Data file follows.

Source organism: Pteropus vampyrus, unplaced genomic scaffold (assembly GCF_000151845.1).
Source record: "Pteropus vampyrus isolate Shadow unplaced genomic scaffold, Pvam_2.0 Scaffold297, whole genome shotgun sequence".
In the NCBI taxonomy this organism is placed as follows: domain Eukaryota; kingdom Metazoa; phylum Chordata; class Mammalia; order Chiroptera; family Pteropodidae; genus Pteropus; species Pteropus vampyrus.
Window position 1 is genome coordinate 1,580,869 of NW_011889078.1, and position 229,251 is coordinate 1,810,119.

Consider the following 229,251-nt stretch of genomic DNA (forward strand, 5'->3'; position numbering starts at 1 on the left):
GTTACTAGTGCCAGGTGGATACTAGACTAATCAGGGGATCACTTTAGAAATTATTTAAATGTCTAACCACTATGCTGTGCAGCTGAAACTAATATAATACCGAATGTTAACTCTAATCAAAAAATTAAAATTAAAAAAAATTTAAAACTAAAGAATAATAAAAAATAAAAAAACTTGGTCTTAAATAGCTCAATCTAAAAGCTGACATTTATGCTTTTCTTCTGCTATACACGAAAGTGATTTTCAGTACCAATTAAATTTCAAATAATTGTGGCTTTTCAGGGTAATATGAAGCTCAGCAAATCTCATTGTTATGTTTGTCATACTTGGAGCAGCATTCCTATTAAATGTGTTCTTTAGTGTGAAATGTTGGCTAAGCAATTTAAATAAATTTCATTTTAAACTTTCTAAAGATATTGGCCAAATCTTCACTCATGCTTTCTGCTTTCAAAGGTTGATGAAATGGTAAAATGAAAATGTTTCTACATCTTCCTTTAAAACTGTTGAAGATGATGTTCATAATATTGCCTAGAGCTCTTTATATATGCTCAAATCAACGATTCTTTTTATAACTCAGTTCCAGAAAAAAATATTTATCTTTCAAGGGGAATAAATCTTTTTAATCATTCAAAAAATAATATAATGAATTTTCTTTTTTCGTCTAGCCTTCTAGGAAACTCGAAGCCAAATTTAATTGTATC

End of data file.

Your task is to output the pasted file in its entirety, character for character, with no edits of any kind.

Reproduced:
Source organism: Pteropus vampyrus, unplaced genomic scaffold (assembly GCF_000151845.1).
Source record: "Pteropus vampyrus isolate Shadow unplaced genomic scaffold, Pvam_2.0 Scaffold297, whole genome shotgun sequence".
In the NCBI taxonomy this organism is placed as follows: domain Eukaryota; kingdom Metazoa; phylum Chordata; class Mammalia; order Chiroptera; family Pteropodidae; genus Pteropus; species Pteropus vampyrus.
Window position 1 is genome coordinate 1,580,869 of NW_011889078.1, and position 229,251 is coordinate 1,810,119.

Consider the following 229,251-nt stretch of genomic DNA (forward strand, 5'->3'; position numbering starts at 1 on the left):
GTTACTAGTGCCAGGTGGATACTAGACTAATCAGGGGATCACTTTAGAAATTATTTAAATGTCTAACCACTATGCTGTGCAGCTGAAACTAATATAATACCGAATGTTAACTCTAATCAAAAAATTAAAATTAAAAAAAATTTAAAACTAAAGAATAATAAAAAATAAAAAAACTTGGTCTTAAATAGCTCAATCTAAAAGCTGACATTTATGCTTTTCTTCTGCTATACACGAAAGTGATTTTCAGTACCAATTAAATTTCAAATAATTGTGGCTTTTCAGGGTAATATGAAGCTCAGCAAATCTCATTGTTATGTTTGTCATACTTGGAGCAGCATTCCTATTAAATGTGTTCTTTAGTGTGAAATGTTGGCTAAGCAATTTAAATAAATTTCATTTTAAACTTTCTAAAGATATTGGCCAAATCTTCACTCATGCTTTCTGCTTTCAAAGGTTGATGAAATGGTAAAATGAAAATGTTTCTACATCTTCCTTTAAAACTGTTGAAGATGATGTTCATAATATTGCCTAGAGCTCTTTATATATGCTCAAATCAACGATTCTTTTTATAACTCAGTTCCAGAAAAAAATATTTATCTTTCAAGGGGAATAAATCTTTTTAATCATTCAAAAAATAATATAATGAATTTTCTTTTTTCGTCTAGCCTTCTAGGAAACTCGAAGCCAAATTTAATTGTATC